- Interview by
- Octavio García Soto
When Camila Vallejo announced in 2012 that she intended to run for the Chilean Congress, many on the Left accused her of being a “sellout.” The previous year she had become one of the most visible faces of student protests demanding free and quality education, as spokeswoman for the Confederation of Chilean Students (CONFECH). Indeed, there was so much international media attention around her that in October 2011, Guardian readers chose her as person of the year.
But for many in Chile, her bid for Congress was a betrayal of the protests’ antiestablishment sentiment. Twenty years after the return to democracy, the neoliberal misery imposed by Augusto Pinochet’s dictatorship persisted — and many saw parliamentary politics as the place where promises went to die, including ones from figures on the Left.
Today, Camila Vallejo is nearing the end of her second term as a congresswoman, and this August she announced that she will not seek a third. The reactions to this news were quite different from the response to her first candidacy nine years ago, as a wave of support on social media lamented the Communist legislator’s departure from Congress. But it’s also true that Vallejo’s legislative work has been an uphill struggle — not only because of the Right’s staunch defense of the neoliberal system, but also because of a stubborn center-left stranded in failed Third Way politics.
Vallejo and fellow Communist Party legislators certainly have used their platform to push for major changes in Chile. They’ve fought to cut the maximum working week from forty-five to forty hours, and called for pandemic relief measures such as a tax on the superrich and a universal basic income. When a convention was called to rewrite the country’s Pinochet-era constitution following the massive popular protests of fall 2019, Vallejo was among those who resisted the creation of a two-thirds quorum for its decisions — a formidable barrier to change, imposed by the old parties.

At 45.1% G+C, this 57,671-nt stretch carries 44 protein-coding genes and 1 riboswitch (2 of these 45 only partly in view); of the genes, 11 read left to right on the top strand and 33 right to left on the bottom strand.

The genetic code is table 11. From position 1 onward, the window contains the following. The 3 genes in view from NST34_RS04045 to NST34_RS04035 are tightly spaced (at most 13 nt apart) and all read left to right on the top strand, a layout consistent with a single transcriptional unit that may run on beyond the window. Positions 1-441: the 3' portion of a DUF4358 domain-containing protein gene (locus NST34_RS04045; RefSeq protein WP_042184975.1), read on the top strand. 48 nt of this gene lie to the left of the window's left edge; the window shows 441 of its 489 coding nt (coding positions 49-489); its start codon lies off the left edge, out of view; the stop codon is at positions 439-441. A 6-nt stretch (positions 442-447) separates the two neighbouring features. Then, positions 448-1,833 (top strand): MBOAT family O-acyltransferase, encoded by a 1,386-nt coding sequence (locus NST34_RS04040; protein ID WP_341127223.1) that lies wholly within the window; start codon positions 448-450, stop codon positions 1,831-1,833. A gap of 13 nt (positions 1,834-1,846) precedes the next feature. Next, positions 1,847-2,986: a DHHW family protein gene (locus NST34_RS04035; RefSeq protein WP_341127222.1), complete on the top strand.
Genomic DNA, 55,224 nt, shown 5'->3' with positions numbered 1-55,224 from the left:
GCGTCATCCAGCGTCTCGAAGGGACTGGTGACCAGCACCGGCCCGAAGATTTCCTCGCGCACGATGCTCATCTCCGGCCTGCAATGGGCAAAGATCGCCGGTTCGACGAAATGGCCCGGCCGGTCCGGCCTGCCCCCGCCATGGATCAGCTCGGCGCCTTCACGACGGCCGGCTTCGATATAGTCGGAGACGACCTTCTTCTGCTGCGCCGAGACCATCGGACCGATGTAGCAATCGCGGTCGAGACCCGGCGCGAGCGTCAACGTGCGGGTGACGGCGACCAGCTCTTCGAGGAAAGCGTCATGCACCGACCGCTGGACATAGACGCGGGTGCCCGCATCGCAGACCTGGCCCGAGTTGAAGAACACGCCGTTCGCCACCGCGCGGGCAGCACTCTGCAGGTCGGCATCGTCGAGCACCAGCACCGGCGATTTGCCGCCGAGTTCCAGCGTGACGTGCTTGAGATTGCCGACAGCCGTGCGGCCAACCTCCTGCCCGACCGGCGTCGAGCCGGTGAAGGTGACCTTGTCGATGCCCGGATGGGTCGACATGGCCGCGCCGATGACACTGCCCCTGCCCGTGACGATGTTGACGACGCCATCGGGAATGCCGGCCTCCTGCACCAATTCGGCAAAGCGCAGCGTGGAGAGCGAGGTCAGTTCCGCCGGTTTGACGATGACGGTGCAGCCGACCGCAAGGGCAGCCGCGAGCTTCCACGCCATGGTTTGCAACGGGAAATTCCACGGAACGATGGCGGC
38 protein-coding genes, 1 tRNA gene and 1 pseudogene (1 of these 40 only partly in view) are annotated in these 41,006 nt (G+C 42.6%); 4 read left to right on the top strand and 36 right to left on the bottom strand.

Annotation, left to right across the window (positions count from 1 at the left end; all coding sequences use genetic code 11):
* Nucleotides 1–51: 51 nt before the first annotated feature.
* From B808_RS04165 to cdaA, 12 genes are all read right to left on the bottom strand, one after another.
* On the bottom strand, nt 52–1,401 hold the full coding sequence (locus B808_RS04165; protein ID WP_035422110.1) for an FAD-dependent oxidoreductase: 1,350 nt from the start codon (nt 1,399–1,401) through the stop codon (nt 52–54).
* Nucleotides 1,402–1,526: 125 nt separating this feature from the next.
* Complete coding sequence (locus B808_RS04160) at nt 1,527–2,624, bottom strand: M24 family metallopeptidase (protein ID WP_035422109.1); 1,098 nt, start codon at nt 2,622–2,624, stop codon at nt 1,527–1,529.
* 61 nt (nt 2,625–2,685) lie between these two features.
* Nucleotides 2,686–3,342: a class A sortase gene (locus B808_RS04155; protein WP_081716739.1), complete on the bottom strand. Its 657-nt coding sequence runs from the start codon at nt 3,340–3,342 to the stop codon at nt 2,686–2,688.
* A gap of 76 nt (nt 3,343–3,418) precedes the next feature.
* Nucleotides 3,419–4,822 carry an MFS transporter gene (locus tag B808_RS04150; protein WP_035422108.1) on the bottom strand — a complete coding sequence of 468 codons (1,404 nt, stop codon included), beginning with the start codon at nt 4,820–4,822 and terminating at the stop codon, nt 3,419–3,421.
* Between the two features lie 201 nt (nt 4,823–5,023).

Indeed, while these moves all enjoyed majority popular support, they encountered major opposition in Congress. Most of them didn’t prosper, or at least haven’t done so yet. But others found a way. Recently, the Constitutional Convention agreed that decisions failing to meet the two-thirds quorum but enjoying at least 60 percent support would be resolved through referenda. In addition, the abortion decriminalization bill promoted by Vallejo and other congresswomen was recently approved in Congress is now set to be debated in the Senate.
Currently, Vallejo leads the Communist wing of the left-wing coalition behind Congressman Gabriel Boric’s presidential run. The campaign has an element of a college reunion: her counterpart in the campaign’s moderate wing, Giorgio Jackson, was president of the Student Federation of the Catholic University of Chile (FEUC) the same year as her, and Boric was her successor as University of Chile Student Federation (FECH) president. But it is also marked by differences within the Left about the nature of change that is now possible, with the constitutional process and presidential election setting Chile at a turning point.
Vallejo spoke to Jacobin’s Octavio García Soto about her decision not to seek reelection, her combination of Marxism and feminism, and her hopes in the very youngest Chileans.
Congresswoman, you’ve said before that it’s necessary to have one foot in government and one foot in the streets. What does it mean to be in the streets?
It means that our organization — be it the Communist Party or a broader alliance with other political and social forces — needs to have a presence in social organizations, in all the different parts of society that are today living with the consequences of a discriminatory, oppressive, and unjust model.
When we speak of keeping one foot in congress, or in the government, and one foot in the streets, what we are saying is that our collective needs comrades who are present in people’s reality and that our work, as well as my work from Congress, cannot be cloistered within four walls 24/7. Our collective needs a real focus on communicating with social organizations, on working together, on constantly listening to our people’s concerns and opinions, and being able to channel those concerns through legislation.
It is obvious, when you lose that foot on the streets, when you stop listening and working with organizations, you become a mere reproducer of neoliberal politics and of a state that represents the interests of a minority class rather than those of the great majorities.
Why aren’t you running for reelection?
It is not a purely personal issue. We’re a political force with great social fighters in different trenches. I believe in the importance of opening up spaces in Congress for more comrades. It’s also important for me to continue learning and developing myself in other spaces of political education and commitment, so I just didn’t see myself in the National Congress for four more years. There are undoubtedly many possibilities for change, when there is a good correlation of forces, but it’s not the only space to fight for that.